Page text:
Gretchen Rubin wrote in The Happiness Project about the year she spent “test-driving the wisdom of the ages, the current scientific studies, and the lessons from popular culture about how to be happy.” The Puppiness Project is my attempt to learn the same from Honey, my Golden Retriever.
Honey is a sweet and gentle girl. And she’s a little on the fearful side.
Everyone in the neighborhood knows this about her. The nasty cat that rules the neighborhood slowly ambles through the yard in a way that shows she knows Honey is no one to be feared. And even the squirrels take their time scampering up the tree.
On her bravest day Honey is no threat. But sometimes she likes to channel her inner German Shepherd.
Honey gets her bark on.
In the morning, while she’s waiting for her walk, Honey likes to put her front paws up on the back of the couch and watch the world go by outside. Sometimes she’ll turn back to look at me before barking ferociously at something going by outside.
Now remember, this is a dog who normally doesn’t bark.
Maybe I’m anthropomorphizing but I think Honey’s trying on her big girl bark to see what it feels like. Of course, only in a safe setting.
Testing a dream.
I’m ready for an adventure. Life is short and I can’t imagine looking back at the end of my life and feeling satisfied with more days spent wearing a bra and shoes than not.
Sailing fills many yearnings that I have, for:
- learning new things;
- using my body as much as my mind;
- living with very little stuff;
- not relying on internal combustion engines;
- meeting new people;
- seeing new places;
- being more self-reliant;
- experiencing a little more danger (not a lot more danger—don’t expect me to take off for Tierra Del Fuego any time soon);
- spending lots of time in a compact environment with the human and canine I love most;
- and, of course, a barefoot and bra-less life.
Of course, there are a few things holding me back from hopping on a sailboat and taking off for realms unknown:
- I’m not a very good sailor, yet;
- I don’t own a sailboat:
- I can’t afford to buy one;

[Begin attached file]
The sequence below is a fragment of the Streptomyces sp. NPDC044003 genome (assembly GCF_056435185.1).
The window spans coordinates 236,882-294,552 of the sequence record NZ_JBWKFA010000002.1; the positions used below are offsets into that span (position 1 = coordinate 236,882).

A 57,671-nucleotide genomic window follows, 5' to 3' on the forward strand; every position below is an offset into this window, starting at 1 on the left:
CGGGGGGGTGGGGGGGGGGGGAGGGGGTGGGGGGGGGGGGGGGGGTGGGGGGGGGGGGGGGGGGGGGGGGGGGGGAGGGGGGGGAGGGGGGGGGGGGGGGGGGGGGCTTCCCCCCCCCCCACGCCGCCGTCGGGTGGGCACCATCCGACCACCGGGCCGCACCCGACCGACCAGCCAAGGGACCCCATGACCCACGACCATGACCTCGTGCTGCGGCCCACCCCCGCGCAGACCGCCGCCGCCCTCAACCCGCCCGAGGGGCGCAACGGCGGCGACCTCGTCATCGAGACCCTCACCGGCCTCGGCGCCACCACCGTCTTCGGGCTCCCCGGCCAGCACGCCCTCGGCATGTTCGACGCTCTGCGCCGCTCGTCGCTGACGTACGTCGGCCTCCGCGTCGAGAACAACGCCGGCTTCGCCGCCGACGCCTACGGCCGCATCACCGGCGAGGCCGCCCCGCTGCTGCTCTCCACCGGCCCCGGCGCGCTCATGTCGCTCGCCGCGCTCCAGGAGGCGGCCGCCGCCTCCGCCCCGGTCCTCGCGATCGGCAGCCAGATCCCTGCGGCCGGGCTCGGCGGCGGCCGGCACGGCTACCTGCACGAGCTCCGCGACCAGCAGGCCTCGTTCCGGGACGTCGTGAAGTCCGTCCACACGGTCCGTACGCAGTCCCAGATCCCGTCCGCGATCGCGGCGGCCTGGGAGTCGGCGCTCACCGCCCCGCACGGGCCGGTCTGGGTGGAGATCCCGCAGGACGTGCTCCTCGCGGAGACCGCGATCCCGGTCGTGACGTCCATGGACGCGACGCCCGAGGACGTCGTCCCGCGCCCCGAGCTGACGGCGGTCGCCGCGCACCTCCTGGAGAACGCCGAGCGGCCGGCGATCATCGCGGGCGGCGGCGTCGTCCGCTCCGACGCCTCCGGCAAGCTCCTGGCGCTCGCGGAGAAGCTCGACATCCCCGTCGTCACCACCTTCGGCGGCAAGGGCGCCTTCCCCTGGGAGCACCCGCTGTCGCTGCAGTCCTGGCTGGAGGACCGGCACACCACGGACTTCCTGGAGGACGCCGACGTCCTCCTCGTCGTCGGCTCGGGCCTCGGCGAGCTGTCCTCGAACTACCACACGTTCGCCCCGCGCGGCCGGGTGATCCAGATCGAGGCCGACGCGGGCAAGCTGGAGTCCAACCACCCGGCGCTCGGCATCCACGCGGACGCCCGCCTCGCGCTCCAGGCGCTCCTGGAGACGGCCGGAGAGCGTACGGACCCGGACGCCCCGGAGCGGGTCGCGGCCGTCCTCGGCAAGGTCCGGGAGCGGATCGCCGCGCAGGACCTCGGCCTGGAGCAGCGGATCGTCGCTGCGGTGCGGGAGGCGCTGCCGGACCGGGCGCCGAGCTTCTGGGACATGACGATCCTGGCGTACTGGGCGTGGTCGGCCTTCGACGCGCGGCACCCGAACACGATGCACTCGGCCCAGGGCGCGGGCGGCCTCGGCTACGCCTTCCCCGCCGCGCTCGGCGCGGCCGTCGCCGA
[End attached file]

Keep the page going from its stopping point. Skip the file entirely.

- I wouldn’t know how to pick one even if I could afford it;
- I have no idea how to support myself while living on a boat;
- and Honey is as much of a ‘fraidy-cat as I am.
So, like Honey channeling her inner German Shepherd and sounding the alert while protecting the house (she’s doing it as I write), I’m channeling my inner sailor.
I prepare all my meals in a 1 foot x 1 foot area comparable to a sailboat galley. When I’m riding my bike to work, I try to tell where the wind is coming from and remind myself what point of sail I’d be on if I were on a boat. I look at the objects in my house and imagine living without them. And I try to get through the month spending hardly any money.
See, it’s just like living on a sailboat—without the tropical breezes (C’mon, do you really think my dream is to explore the Canadian coastline forever? To paraphrase the patriot Patrick Henry, “Give me Bimini or give me death.”)
It’s a safe, affordable, and easy way to try a dream on for size. After all, if I don’t like living simply and in tight quarters with all the luxuries of a house, what makes me think it will be more fun on a boat?
And of course, if it’s good enough for Honey, it’s good enough for me.
Honey’s living her dream.
Honey has finished her barkfest at the window. She lying quietly at my feet while I write. This is the Honey I usually see. Not a territorial guard dog but a faithful friend.
The next time I take her outside, she’ll look placidly at the cats. And if they don’t take off running at the sight of us, Honey will eventually start dancing on the end of her leash and go into a play bow. When she spots a squirrel in a nearby tree, she’ll give a friendly wag.
After all, she’s a Golden Retriever, no one’s idea of a guard dog. Except maybe in her dreams.
Do you think your dog dreams of being someone different than he is? And how about you? Have you ever “tried out” your dream for size?